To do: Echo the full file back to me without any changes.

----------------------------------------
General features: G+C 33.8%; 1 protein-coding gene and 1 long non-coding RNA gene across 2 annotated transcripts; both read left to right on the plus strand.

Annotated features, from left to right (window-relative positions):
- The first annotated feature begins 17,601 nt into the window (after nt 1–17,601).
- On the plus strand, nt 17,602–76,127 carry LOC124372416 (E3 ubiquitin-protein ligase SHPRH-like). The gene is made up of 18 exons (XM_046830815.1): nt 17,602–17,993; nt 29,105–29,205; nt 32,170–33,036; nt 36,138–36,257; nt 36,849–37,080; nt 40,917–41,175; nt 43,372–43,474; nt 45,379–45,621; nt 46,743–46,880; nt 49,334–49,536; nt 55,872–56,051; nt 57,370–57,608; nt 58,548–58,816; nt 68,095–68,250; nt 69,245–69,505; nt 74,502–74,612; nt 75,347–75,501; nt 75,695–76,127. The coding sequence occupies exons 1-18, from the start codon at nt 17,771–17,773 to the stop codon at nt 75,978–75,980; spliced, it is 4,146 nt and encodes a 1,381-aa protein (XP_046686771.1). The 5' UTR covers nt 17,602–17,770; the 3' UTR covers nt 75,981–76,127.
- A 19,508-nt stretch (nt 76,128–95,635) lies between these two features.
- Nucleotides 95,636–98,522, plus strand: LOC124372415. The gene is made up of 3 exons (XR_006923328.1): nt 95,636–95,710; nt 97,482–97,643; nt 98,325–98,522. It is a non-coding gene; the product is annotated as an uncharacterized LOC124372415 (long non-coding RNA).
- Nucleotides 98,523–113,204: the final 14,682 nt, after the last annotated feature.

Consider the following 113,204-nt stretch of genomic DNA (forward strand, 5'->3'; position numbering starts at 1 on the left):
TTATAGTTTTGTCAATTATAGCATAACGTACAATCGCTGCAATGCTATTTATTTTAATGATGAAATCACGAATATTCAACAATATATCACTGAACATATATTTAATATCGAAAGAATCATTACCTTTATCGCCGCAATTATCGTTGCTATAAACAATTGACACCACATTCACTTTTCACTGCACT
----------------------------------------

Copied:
General features: G+C 33.8%; 1 protein-coding gene and 1 long non-coding RNA gene across 2 annotated transcripts; both read left to right on the plus strand.

Annotated features, from left to right (window-relative positions):
- The first annotated feature begins 17,601 nt into the window (after nt 1–17,601).
- On the plus strand, nt 17,602–76,127 carry LOC124372416 (E3 ubiquitin-protein ligase SHPRH-like). The gene is made up of 18 exons (XM_046830815.1): nt 17,602–17,993; nt 29,105–29,205; nt 32,170–33,036; nt 36,138–36,257; nt 36,849–37,080; nt 40,917–41,175; nt 43,372–43,474; nt 45,379–45,621; nt 46,743–46,880; nt 49,334–49,536; nt 55,872–56,051; nt 57,370–57,608; nt 58,548–58,816; nt 68,095–68,250; nt 69,245–69,505; nt 74,502–74,612; nt 75,347–75,501; nt 75,695–76,127. The coding sequence occupies exons 1-18, from the start codon at nt 17,771–17,773 to the stop codon at nt 75,978–75,980; spliced, it is 4,146 nt and encodes a 1,381-aa protein (XP_046686771.1). The 5' UTR covers nt 17,602–17,770; the 3' UTR covers nt 75,981–76,127.
- A 19,508-nt stretch (nt 76,128–95,635) lies between these two features.
- Nucleotides 95,636–98,522, plus strand: LOC124372415. The gene is made up of 3 exons (XR_006923328.1): nt 95,636–95,710; nt 97,482–97,643; nt 98,325–98,522. It is a non-coding gene; the product is annotated as an uncharacterized LOC124372415 (long non-coding RNA).
- Nucleotides 98,523–113,204: the final 14,682 nt, after the last annotated feature.

Consider the following 113,204-nt stretch of genomic DNA (forward strand, 5'->3'; position numbering starts at 1 on the left):
TTATAGTTTTGTCAATTATAGCATAACGTACAATCGCTGCAATGCTATTTATTTTAATGATGAAATCACGAATATTCAACAATATATCACTGAACATATATTTAATATCGAAAGAATCATTACCTTTATCGCCGCAATTATCGTTGCTATAAACAATTGACACCACATTCACTTTTCACTGCACT